Aerobic exercise in children with oxidative phosphorylation defects

Luuk Schreuder, Gera Peters, Ria Nijhuis-van der Sanden, Eva Morava

Research output: Contribution to journalArticle

7 Scopus citations

Abstract

Fatigue and exercise intolerance are symptoms in children with metabolic myopathy. Frequently this is combined with muscle pain in children with mitochondrial myopathy. Offering therapeutic advice remains challenging in this patient group. Here we describe five children above the age of four years, with nor-mal intelligence, myopathy, exercise intolerance, motor developmental delay, and fatigue, who were diagnosed with a mitochondrial dysfunction. Based on the positive experience of condition training in adults with mitochondrial disease and inactivity, aerobic exercise training was advised for all the children. Because of the lack of clear protocols for individualized mitochondrial myopathies, regular training was initiated. The Movement Assessment Battery of Children, the Jamar dynamometer for grip force, and the Bruce protocol treadmill test were applied for evaluation. No patient showed significant disease progression on a weekly scheme of strength training or on aerobic training during periods varying between 6 and 18 months. Only one out of the five patients has shown an improvement after a period of structured, aerobic training, demonstrating good compliance and motivation over the course of 18 months. Some patients developed severe muscle pain after explosive exercise. Even in a relatively homogenous, intelligent group of patients and motivated parents, we could not reach full compliance. With our case studies, we would like to draw attention to the importance and pitfalls of movement therapy in children with mitochondrial disease.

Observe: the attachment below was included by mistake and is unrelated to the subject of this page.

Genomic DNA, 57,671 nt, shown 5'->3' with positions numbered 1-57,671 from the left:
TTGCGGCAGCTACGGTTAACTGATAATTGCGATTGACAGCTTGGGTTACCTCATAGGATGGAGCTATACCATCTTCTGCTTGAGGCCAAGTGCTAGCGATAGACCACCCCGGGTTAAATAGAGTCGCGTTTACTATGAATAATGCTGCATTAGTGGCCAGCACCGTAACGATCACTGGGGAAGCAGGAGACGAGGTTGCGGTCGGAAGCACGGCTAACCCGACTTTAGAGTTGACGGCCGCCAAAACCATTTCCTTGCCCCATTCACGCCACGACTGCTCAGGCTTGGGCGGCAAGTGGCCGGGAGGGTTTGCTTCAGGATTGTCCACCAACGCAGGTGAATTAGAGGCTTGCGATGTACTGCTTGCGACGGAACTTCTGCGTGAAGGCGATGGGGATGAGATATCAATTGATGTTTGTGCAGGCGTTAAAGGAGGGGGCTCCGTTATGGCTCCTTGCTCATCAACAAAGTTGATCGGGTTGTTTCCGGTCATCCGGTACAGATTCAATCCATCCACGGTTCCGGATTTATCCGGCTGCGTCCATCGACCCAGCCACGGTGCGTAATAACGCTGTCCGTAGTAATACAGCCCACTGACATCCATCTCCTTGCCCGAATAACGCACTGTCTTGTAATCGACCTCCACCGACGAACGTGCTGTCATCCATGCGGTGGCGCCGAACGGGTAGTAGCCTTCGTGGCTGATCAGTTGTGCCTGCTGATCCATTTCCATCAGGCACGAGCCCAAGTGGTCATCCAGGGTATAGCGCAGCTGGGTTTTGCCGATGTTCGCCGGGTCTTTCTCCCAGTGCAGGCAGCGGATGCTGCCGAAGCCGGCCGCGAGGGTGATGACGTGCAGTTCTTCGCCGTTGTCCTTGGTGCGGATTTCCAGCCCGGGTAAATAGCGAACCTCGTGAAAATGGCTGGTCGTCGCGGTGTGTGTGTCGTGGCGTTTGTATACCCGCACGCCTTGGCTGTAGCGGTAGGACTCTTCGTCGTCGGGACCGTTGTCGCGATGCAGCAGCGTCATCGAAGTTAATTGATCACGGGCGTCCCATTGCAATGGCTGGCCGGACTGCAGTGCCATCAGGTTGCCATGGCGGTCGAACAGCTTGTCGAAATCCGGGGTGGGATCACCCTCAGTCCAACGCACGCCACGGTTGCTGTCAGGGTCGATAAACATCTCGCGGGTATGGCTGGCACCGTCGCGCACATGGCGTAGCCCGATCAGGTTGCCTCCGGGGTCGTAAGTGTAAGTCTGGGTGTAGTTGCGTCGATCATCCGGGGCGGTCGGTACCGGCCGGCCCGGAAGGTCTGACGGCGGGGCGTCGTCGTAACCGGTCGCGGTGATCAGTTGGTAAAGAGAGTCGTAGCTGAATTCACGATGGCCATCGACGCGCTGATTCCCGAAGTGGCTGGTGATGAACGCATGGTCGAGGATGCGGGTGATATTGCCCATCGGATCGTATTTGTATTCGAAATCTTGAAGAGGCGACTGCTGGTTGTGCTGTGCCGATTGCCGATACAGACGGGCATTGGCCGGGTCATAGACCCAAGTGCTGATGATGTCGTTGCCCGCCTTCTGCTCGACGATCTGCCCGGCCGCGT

Original languageEnglish (US)
Pages (from-to)20-23
Number of pages4
JournalNeurology International
Volume2
Issue number1
DOIs
StatePublished - May 21 2010

    Fingerprint

Keywords

  • Aerobic exercise
  • Mitochondria
  • Oxydative phosphorylation
  • Pediatrics

ASJC Scopus subject areas

  • Clinical Neurology

Cite this